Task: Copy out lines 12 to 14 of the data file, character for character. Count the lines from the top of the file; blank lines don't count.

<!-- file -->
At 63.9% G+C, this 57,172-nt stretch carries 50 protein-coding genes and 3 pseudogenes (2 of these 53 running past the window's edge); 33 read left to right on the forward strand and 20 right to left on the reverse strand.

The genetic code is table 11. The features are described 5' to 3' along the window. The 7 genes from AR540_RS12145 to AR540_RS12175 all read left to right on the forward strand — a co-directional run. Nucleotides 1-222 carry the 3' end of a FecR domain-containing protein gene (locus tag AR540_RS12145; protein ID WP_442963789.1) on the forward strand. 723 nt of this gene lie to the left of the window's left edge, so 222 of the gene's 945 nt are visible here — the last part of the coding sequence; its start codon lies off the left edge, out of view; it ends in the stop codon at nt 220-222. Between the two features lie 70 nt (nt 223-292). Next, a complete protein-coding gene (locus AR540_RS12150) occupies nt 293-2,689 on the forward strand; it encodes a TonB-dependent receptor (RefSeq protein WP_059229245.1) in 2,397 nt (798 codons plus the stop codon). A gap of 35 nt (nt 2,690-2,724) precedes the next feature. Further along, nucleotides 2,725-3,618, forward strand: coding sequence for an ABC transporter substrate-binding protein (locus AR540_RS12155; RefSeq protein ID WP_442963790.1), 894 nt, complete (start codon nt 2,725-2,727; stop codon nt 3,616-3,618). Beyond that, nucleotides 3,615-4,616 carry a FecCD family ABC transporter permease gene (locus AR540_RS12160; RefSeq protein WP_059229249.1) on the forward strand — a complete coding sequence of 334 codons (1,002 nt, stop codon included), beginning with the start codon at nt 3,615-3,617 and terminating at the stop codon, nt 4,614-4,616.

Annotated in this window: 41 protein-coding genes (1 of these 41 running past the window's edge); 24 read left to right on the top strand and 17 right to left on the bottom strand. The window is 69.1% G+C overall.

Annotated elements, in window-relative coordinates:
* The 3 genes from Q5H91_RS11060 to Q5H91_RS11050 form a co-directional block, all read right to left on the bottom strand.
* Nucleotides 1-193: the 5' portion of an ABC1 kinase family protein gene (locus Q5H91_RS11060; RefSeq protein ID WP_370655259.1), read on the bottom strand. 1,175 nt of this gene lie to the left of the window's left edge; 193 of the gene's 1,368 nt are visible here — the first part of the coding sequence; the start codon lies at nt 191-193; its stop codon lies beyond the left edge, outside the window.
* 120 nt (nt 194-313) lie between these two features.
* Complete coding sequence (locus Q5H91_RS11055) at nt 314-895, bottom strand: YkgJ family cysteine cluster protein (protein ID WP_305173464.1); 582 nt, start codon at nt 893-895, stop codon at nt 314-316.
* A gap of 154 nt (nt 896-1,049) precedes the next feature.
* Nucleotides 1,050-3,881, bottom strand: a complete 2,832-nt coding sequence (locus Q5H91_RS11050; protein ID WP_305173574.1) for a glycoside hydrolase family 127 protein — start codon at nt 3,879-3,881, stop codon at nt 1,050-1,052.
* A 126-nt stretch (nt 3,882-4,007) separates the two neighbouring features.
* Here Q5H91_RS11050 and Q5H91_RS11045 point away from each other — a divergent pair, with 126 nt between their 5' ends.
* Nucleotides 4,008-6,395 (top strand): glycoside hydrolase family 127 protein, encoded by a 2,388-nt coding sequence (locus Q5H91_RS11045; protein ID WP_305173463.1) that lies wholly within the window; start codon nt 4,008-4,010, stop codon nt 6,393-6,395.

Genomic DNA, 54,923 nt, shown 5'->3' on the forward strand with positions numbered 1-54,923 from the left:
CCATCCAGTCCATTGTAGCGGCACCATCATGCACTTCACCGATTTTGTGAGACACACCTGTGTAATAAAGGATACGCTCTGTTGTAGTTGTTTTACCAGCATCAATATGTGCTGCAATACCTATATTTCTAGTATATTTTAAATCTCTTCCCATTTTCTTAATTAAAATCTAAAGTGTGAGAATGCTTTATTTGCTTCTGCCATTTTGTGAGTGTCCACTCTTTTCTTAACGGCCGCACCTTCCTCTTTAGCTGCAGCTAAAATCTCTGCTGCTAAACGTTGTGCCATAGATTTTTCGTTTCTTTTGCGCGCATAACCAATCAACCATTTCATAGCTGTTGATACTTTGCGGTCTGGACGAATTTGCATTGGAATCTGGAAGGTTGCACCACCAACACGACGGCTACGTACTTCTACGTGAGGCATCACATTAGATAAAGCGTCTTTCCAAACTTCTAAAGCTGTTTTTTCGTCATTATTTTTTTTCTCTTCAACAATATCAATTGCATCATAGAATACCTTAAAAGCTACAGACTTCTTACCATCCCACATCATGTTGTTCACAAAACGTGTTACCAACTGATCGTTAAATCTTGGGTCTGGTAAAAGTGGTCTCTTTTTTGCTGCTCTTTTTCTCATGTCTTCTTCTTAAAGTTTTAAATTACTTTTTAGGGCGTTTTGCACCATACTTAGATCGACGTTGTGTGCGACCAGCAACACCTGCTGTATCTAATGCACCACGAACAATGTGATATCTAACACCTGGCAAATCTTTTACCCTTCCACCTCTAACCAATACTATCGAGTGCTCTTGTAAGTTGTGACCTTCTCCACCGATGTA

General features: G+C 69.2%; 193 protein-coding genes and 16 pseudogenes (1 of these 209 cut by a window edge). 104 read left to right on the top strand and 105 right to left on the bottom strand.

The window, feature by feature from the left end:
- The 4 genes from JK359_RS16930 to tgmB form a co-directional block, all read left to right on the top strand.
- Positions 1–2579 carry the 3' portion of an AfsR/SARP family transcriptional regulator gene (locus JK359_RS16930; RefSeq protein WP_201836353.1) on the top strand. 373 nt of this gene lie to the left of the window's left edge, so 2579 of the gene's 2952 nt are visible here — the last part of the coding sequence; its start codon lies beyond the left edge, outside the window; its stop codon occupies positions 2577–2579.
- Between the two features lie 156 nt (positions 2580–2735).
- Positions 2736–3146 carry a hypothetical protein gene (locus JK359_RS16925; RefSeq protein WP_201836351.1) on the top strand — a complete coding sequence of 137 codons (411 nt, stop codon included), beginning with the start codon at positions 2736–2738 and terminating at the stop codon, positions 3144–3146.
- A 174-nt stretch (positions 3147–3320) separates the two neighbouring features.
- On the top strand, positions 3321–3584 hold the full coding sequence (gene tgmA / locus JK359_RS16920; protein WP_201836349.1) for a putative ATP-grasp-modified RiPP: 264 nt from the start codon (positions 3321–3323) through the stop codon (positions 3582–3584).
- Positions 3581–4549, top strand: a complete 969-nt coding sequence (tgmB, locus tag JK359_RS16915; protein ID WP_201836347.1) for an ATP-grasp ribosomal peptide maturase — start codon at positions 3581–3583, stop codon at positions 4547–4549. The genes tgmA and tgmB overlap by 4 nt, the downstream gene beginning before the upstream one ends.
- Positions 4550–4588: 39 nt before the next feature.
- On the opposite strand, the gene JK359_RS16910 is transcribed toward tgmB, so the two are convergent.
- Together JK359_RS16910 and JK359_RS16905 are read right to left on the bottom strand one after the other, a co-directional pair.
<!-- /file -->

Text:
* Here Q5H91_RS11050 and Q5H91_RS11045 point away from each other — a divergent pair, with 126 nt between their 5' ends.
* Nucleotides 4,008-6,395 (top strand): glycoside hydrolase family 127 protein, encoded by a 2,388-nt coding sequence (locus Q5H91_RS11045; protein ID WP_305173463.1) that lies wholly within the window; start codon nt 4,008-4,010, stop codon nt 6,393-6,395.

Genomic DNA, 54,923 nt, shown 5'->3' on the forward strand with positions numbered 1-54,923 from the left: